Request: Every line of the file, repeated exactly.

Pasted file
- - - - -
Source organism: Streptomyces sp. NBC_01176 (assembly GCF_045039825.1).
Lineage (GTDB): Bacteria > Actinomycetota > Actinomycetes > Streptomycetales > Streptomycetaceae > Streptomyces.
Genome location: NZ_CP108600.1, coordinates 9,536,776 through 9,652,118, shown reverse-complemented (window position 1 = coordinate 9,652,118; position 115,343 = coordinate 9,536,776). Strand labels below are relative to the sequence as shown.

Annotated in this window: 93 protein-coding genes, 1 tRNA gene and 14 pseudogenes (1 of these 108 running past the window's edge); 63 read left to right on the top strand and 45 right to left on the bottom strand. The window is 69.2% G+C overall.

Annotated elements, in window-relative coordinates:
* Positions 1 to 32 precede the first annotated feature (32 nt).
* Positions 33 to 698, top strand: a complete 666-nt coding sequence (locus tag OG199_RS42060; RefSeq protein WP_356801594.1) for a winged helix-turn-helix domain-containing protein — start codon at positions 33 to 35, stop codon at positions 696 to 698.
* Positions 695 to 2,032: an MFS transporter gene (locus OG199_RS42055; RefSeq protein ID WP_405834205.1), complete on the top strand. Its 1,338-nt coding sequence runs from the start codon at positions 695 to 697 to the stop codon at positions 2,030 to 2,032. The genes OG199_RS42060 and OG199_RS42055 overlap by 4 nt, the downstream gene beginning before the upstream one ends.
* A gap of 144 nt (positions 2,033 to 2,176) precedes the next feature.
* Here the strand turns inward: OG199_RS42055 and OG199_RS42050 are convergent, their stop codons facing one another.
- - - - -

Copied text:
Source organism: Streptomyces sp. NBC_01176 (assembly GCF_045039825.1).
Lineage (GTDB): Bacteria > Actinomycetota > Actinomycetes > Streptomycetales > Streptomycetaceae > Streptomyces.
Genome location: NZ_CP108600.1, coordinates 9,536,776 through 9,652,118, shown reverse-complemented (window position 1 = coordinate 9,652,118; position 115,343 = coordinate 9,536,776). Strand labels below are relative to the sequence as shown.

Annotated in this window: 93 protein-coding genes, 1 tRNA gene and 14 pseudogenes (1 of these 108 running past the window's edge); 63 read left to right on the top strand and 45 right to left on the bottom strand. The window is 69.2% G+C overall.

Annotated elements, in window-relative coordinates:
* Positions 1 to 32 precede the first annotated feature (32 nt).
* Positions 33 to 698, top strand: a complete 666-nt coding sequence (locus tag OG199_RS42060; RefSeq protein WP_356801594.1) for a winged helix-turn-helix domain-containing protein — start codon at positions 33 to 35, stop codon at positions 696 to 698.
* Positions 695 to 2,032: an MFS transporter gene (locus OG199_RS42055; RefSeq protein ID WP_405834205.1), complete on the top strand. Its 1,338-nt coding sequence runs from the start codon at positions 695 to 697 to the stop codon at positions 2,030 to 2,032. The genes OG199_RS42060 and OG199_RS42055 overlap by 4 nt, the downstream gene beginning before the upstream one ends.
* A gap of 144 nt (positions 2,033 to 2,176) precedes the next feature.
* Here the strand turns inward: OG199_RS42055 and OG199_RS42050 are convergent, their stop codons facing one another.